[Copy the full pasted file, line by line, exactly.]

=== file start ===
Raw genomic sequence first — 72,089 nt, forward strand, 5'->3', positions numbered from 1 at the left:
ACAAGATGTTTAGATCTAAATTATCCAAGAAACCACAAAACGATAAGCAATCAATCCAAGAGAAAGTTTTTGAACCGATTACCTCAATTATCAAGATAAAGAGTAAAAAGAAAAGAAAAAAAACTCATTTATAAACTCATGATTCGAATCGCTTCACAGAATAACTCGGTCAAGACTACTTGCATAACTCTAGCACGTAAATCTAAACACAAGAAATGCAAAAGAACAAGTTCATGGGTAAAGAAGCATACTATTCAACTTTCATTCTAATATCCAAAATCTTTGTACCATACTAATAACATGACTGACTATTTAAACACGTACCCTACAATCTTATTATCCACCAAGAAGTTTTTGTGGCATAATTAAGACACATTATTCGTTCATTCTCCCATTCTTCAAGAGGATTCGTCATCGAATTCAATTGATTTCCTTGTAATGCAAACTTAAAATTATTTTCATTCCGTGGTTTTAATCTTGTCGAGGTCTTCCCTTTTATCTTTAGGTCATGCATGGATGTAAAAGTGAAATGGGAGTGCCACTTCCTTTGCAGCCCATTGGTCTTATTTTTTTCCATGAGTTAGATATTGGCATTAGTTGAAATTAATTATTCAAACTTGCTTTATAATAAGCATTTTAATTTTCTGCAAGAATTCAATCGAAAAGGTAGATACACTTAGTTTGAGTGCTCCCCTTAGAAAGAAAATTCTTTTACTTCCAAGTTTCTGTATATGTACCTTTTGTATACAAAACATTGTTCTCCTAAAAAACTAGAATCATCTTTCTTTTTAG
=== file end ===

Raw genomic sequence first — 72,089 nt, forward strand, 5'->3', positions numbered from 1 at the left:
ACAAGATGTTTAGATCTAAATTATCCAAGAAACCACAAAACGATAAGCAATCAATCCAAGAGAAAGTTTTTGAACCGATTACCTCAATTATCAAGATAAAGAGTAAAAAGAAAAGAAAAAAAACTCATTTATAAACTCATGATTCGAATCGCTTCACAGAATAACTCGGTCAAGACTACTTGCATAACTCTAGCACGTAAATCTAAACACAAGAAATGCAAAAGAACAAGTTCATGGGTAAAGAAGCATACTATTCAACTTTCATTCTAATATCCAAAATCTTTGTACCATACTAATAACATGACTGACTATTTAAACACGTACCCTACAATCTTATTATCCACCAAGAAGTTTTTGTGGCATAATTAAGACACATTATTCGTTCATTCTCCCATTCTTCAAGAGGATTCGTCATCGAATTCAATTGATTTCCTTGTAATGCAAACTTAAAATTATTTTCATTCCGTGGTTTTAATCTTGTCGAGGTCTTCCCTTTTATCTTTAGGTCATGCATGGATGTAAAAGTGAAATGGGAGTGCCACTTCCTTTGCAGCCCATTGGTCTTATTTTTTTCCATGAGTTAGATATTGGCATTAGTTGAAATTAATTATTCAAACTTGCTTTATAATAAGCATTTTAATTTTCTGCAAGAATTCAATCGAAAAGGTAGATACACTTAGTTTGAGTGCTCCCCTTAGAAAGAAAATTCTTTTACTTCCAAGTTTCTGTATATGTACCTTTTGTATACAAAACATTGTTCTCCTAAAAAACTAGAATCATCTTTCTTTTTAG